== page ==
These are just a few examples of how nonprofits could make investments to strengthen their fundraising efforts. But currently it is difficult to find funding to support things like this.
But a PRI could provide an initial investment that sets the nonprofit on a path toward more diversified, more sustainable fundraising for the social impact they are working to create.
There are tremendous benefits to a PRI program like this. First, for the foundation:
- Increases their ability to meet past levels of giving, despite any losses they might have found in the market, because the loaned money will eventually come back to them.
- Encourages their nonprofit grantees to be proactive in creating fundraising streams that will make them more sustainable. Thus, increasing the likelihood that their nonprofit grantees a) won’t have to come back to them year after year for ongoing support and b) will become more sustainable and thus achieve greater social impact.
- Stretches their capacity-building dollars further. Because PRI money eventually comes back to the foundation, they can increase their level of impact by helping more nonprofits improve their capacity than they could with grants alone.
- Increases the level of accountability among nonprofit recipients because of the expectation of repayment.
And second, for the nonprofit:
- More diversified and sustainable fundraising streams.
- Increased fundraising knowledge and experience.
- Increased ability to work towards social impact.
Although PRIs used in this new way seems, at least to me, to be an obvious win-win, very few foundations are doing it. PRIs in general are used (according to the Foundation Center) by only a few hundred of the thousands of grantmaking foundations in the country. And I know of only one example of a foundation using a PRI to upgrade the fundraisng capacity of a nonprofit (the KDK Harman Foundation in Austin just launched a program like this last Fall, but does not yet have any participants).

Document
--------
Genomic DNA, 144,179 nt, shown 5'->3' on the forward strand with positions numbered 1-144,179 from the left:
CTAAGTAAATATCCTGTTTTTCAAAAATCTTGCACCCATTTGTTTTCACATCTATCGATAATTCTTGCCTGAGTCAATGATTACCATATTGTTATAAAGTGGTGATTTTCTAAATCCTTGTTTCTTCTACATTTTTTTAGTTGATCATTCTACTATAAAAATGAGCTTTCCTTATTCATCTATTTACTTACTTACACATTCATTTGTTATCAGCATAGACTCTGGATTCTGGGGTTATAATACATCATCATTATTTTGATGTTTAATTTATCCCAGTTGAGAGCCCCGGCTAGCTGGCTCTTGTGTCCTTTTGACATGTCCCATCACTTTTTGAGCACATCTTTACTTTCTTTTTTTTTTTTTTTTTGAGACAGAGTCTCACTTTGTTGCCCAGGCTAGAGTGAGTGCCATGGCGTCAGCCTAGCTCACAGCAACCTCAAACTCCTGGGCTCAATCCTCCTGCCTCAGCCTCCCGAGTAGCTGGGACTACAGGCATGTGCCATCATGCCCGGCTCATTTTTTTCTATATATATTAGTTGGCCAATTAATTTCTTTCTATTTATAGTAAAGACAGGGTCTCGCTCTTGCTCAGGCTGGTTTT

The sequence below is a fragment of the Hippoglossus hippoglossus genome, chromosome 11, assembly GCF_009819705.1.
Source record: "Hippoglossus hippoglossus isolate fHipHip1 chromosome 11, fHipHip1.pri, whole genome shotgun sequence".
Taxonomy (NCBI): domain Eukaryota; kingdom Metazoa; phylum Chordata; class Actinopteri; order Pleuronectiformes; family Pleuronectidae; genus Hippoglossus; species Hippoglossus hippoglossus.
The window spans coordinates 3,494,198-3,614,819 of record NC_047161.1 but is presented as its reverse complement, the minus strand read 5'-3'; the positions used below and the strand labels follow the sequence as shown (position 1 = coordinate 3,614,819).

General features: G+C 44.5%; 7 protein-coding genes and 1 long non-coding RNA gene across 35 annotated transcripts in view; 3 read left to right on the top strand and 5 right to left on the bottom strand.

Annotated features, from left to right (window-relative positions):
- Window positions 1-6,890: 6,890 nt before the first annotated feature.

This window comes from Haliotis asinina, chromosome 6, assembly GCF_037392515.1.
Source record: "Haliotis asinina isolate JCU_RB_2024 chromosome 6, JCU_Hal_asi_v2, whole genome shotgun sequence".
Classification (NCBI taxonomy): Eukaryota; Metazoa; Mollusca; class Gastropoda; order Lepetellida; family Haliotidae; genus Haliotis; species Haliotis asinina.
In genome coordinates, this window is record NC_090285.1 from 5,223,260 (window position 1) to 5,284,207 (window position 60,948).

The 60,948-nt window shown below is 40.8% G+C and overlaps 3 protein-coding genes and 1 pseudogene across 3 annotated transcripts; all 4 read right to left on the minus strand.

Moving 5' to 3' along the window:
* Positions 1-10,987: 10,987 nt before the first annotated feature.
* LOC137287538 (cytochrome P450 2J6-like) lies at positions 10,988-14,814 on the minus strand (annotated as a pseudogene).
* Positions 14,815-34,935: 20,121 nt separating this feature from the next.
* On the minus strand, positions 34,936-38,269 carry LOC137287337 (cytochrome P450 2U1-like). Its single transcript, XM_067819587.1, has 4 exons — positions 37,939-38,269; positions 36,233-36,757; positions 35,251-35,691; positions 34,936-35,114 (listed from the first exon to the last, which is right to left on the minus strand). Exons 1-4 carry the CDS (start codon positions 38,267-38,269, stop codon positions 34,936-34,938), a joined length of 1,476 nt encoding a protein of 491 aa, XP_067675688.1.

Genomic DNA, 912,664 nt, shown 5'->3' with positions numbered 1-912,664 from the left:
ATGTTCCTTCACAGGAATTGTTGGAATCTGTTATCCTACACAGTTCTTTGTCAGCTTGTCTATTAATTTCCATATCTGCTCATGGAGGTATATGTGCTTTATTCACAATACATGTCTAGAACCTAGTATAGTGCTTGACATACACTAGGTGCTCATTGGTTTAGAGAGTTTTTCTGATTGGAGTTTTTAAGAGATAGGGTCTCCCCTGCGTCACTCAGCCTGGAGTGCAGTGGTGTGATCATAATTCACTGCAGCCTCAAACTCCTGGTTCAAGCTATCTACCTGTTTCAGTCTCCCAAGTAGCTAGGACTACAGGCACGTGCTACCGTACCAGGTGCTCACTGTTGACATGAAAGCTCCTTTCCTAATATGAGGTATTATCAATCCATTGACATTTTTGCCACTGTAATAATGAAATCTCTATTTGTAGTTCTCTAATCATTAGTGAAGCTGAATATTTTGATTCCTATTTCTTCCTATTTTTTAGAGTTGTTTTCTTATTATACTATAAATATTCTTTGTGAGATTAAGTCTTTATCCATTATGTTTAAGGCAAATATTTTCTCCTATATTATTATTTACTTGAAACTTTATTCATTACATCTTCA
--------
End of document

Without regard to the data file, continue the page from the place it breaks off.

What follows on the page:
So what is holding foundations back from launching a PRI program like this? A number of things:
- Nonprofits lack the expertise to put a plan together and pitch it to foundations. This is where Social Velocity comes in to help nonprofits create a plan to upgrade their revenue function and pitch that plan to foundations and other funders.
- Most foundations have an aversion to capacity building funding and prefer that their money go to direct program service. However, as more nonprofits can demonstrate to funders that capacity building actually results in even more impact, this aversion can be alleviated.
- Foundations lack awareness of or experience with PRIs. However, this is changing, especially in the last year when the poor economy has made foundations increasingly interested in finding alternative ways to maintain community investment levels.
- Foundations that are experienced with PRIs are not aware of using them to improve a nonprofit’s fundraising function.
So there is a disconnect. But I am optimistic that as nonprofits learn to put a plan together to upgrade their fundraising function and articulate to funders how PRI’s could finance it, more examples of this new use of PRIs will surface.